The Steinway Grand Piano Model S

The Model S Saves the Day

Design sketches for the Steinway Model S were drawn by Henry L. Ziegler sometime before World War I and later finished by Paul Bilhuber during the Great Depression. James Barron claims that the Steinway Model S "saved Steinway" from financial ruin because "it had the voice of a larger grand, but did not take up as much room. Nor did it cost as much." Since piano sales during this time had dropped dramatically (Barron claims by as much as 90 percent), a smaller, but still powerful grand was well suited to the piano orders coming into the Steinway factory at the time. During the Great Depression, many piano companies would close due to lack of sales, but Steinway was able to hold on with the help of the Steinway S and other smaller models including uprights.

The Steinway Model S is considered by many to be the quintessential "baby grand piano." At just over five feet in length, this piano is often used as a "concert piano" for small venues, churches, apartments, living rooms, music rooms and music parlors. Its mechanics are as exacting as any of the Steinway grand models, with excellent tone and the famous Steinway piano action touch response (with legato, presto, prestissimo, staccato and monotone techniques easily achieved). Its range of volume -- from pianissimo to forte to sforzando -- is excellent when played within a proper space, and of course, when expertly tuned and regulated.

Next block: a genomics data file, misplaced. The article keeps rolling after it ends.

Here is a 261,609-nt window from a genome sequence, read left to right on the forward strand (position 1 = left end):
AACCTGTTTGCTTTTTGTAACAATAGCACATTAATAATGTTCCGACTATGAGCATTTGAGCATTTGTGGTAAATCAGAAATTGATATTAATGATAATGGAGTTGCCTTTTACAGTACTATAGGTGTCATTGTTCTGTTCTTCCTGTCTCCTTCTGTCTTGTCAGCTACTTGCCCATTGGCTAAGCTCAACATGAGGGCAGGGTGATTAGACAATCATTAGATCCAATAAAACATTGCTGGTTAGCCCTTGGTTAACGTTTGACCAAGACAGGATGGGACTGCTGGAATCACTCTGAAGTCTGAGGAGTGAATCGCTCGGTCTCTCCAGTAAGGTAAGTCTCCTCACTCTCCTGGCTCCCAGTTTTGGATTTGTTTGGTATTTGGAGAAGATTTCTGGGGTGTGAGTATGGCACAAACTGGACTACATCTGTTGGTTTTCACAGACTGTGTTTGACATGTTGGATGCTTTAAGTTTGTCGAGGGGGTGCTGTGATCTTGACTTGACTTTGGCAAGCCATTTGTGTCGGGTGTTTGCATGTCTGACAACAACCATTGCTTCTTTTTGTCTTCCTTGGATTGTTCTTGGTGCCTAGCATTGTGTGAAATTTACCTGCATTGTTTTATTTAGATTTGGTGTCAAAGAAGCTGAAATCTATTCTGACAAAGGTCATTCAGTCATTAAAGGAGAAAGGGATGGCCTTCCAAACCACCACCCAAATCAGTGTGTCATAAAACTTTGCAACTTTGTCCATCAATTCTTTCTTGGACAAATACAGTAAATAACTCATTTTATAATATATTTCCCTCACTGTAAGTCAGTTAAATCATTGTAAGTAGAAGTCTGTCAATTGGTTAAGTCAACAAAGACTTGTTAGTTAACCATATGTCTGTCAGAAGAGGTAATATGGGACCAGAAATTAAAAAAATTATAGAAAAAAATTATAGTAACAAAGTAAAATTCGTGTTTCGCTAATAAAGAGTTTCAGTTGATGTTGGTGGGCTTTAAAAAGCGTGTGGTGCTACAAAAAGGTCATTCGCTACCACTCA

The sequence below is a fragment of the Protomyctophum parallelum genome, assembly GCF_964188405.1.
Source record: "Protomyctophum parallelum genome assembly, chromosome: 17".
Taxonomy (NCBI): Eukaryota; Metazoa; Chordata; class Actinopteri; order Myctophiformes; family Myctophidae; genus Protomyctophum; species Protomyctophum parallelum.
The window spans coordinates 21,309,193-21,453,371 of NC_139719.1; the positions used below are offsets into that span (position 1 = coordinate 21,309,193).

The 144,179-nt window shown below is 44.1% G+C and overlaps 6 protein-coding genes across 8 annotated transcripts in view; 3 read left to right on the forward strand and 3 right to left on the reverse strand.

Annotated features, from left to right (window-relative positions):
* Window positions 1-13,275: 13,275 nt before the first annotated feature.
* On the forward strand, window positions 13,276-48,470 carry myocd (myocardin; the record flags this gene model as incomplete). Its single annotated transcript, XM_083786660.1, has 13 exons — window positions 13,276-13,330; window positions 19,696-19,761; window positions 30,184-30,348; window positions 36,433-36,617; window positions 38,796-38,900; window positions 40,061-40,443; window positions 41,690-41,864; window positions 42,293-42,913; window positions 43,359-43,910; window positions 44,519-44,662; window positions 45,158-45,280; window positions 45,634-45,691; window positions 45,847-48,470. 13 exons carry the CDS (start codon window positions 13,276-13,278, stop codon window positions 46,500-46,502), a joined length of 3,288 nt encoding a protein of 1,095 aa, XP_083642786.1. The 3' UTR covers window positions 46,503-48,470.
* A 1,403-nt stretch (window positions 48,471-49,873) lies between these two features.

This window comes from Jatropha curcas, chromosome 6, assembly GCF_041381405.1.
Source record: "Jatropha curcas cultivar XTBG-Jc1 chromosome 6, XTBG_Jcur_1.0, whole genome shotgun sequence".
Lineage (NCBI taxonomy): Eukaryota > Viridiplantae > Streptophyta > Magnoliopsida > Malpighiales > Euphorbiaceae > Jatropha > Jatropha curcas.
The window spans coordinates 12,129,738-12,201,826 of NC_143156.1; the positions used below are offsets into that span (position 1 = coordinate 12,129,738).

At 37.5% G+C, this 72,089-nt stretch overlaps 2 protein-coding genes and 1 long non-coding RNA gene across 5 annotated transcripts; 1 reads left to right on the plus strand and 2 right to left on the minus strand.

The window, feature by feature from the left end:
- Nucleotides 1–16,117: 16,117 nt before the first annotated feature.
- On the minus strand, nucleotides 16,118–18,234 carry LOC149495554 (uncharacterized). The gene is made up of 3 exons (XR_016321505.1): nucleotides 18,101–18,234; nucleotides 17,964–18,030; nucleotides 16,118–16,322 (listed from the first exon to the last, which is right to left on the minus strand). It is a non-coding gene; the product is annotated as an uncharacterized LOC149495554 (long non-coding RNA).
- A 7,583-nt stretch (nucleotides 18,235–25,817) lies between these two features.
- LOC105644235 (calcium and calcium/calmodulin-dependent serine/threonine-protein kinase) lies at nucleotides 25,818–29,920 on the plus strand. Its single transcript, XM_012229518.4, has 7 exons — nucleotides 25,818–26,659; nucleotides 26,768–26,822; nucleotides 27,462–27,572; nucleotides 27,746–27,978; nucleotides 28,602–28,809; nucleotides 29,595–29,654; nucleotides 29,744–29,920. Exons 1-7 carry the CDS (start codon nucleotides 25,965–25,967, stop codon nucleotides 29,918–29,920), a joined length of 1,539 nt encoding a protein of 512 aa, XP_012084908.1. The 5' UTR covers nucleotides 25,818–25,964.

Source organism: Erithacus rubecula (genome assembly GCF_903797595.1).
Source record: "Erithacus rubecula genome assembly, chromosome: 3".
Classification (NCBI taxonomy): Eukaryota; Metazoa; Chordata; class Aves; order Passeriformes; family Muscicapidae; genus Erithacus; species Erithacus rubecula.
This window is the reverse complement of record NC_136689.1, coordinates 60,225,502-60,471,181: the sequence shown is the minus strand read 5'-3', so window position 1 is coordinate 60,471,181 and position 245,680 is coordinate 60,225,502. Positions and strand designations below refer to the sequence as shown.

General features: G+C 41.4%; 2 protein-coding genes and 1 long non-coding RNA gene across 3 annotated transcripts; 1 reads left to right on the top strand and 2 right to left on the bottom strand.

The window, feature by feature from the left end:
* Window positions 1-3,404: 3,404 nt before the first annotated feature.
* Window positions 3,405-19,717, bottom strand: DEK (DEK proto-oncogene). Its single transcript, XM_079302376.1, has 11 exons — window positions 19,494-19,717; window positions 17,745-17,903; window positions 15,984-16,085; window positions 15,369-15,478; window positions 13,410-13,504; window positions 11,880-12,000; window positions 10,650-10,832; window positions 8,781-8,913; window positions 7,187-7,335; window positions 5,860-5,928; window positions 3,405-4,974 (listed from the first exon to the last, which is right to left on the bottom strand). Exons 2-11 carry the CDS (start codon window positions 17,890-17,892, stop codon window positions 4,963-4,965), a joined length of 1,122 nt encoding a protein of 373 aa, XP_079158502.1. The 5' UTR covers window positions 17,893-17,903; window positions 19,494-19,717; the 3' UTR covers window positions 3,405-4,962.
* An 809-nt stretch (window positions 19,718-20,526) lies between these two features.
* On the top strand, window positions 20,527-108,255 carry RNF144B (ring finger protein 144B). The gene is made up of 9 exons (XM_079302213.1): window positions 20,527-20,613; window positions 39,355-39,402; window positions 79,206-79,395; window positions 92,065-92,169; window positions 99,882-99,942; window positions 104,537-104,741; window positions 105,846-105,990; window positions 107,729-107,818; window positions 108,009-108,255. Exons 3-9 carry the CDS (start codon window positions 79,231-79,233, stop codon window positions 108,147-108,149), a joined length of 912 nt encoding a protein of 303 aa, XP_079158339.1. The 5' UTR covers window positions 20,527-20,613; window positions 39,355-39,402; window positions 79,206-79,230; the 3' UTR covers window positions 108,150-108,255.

New York Steinway Production Models

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